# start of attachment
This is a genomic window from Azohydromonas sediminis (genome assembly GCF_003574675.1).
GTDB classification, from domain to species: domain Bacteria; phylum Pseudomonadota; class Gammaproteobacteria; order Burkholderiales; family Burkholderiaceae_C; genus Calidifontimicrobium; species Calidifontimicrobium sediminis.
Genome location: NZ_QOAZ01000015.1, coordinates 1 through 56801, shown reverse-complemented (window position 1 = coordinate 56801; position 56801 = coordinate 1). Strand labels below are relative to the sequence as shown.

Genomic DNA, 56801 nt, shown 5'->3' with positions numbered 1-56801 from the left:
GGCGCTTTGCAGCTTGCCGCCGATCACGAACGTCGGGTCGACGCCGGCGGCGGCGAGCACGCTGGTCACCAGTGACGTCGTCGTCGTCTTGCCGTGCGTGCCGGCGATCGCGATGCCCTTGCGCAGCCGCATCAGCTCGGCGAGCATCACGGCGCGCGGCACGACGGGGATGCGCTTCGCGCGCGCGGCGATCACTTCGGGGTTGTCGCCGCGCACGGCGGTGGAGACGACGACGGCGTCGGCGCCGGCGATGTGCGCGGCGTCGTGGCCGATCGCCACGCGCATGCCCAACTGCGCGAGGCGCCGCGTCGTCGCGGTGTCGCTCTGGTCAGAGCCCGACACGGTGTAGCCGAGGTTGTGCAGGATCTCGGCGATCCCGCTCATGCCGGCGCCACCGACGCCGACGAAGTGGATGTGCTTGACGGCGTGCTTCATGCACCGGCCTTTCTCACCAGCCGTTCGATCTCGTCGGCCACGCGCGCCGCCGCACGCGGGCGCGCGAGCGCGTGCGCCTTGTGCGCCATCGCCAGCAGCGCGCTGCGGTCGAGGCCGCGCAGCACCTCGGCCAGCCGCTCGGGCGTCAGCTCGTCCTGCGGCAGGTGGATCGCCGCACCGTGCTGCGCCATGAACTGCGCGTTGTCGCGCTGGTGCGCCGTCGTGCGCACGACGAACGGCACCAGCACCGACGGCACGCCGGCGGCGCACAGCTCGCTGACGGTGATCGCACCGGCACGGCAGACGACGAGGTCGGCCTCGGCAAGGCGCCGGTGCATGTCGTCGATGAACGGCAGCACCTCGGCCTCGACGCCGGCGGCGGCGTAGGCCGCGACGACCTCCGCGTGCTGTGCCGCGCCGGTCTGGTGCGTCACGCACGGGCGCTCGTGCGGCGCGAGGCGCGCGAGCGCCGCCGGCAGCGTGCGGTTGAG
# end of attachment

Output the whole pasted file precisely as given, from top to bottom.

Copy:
This is a genomic window from Azohydromonas sediminis (genome assembly GCF_003574675.1).
GTDB classification, from domain to species: domain Bacteria; phylum Pseudomonadota; class Gammaproteobacteria; order Burkholderiales; family Burkholderiaceae_C; genus Calidifontimicrobium; species Calidifontimicrobium sediminis.
Genome location: NZ_QOAZ01000015.1, coordinates 1 through 56801, shown reverse-complemented (window position 1 = coordinate 56801; position 56801 = coordinate 1). Strand labels below are relative to the sequence as shown.

Genomic DNA, 56801 nt, shown 5'->3' with positions numbered 1-56801 from the left:
GGCGCTTTGCAGCTTGCCGCCGATCACGAACGTCGGGTCGACGCCGGCGGCGGCGAGCACGCTGGTCACCAGTGACGTCGTCGTCGTCTTGCCGTGCGTGCCGGCGATCGCGATGCCCTTGCGCAGCCGCATCAGCTCGGCGAGCATCACGGCGCGCGGCACGACGGGGATGCGCTTCGCGCGCGCGGCGATCACTTCGGGGTTGTCGCCGCGCACGGCGGTGGAGACGACGACGGCGTCGGCGCCGGCGATGTGCGCGGCGTCGTGGCCGATCGCCACGCGCATGCCCAACTGCGCGAGGCGCCGCGTCGTCGCGGTGTCGCTCTGGTCAGAGCCCGACACGGTGTAGCCGAGGTTGTGCAGGATCTCGGCGATCCCGCTCATGCCGGCGCCACCGACGCCGACGAAGTGGATGTGCTTGACGGCGTGCTTCATGCACCGGCCTTTCTCACCAGCCGTTCGATCTCGTCGGCCACGCGCGCCGCCGCACGCGGGCGCGCGAGCGCGTGCGCCTTGTGCGCCATCGCCAGCAGCGCGCTGCGGTCGAGGCCGCGCAGCACCTCGGCCAGCCGCTCGGGCGTCAGCTCGTCCTGCGGCAGGTGGATCGCCGCACCGTGCTGCGCCATGAACTGCGCGTTGTCGCGCTGGTGCGCCGTCGTGCGCACGACGAACGGCACCAGCACCGACGGCACGCCGGCGGCGCACAGCTCGCTGACGGTGATCGCACCGGCACGGCAGACGACGAGGTCGGCCTCGGCAAGGCGCCGGTGCATGTCGTCGATGAACGGCAGCACCTCGGCCTCGACGCCGGCGGCGGCGTAGGCCGCGACGACCTCCGCGTGCTGTGCCGCGCCGGTCTGGTGCGTCACGCACGGGCGCTCGTGCGGCGCGAGGCGCGCGAGCGCCGCCGGCAGCGTGCGGTTGAG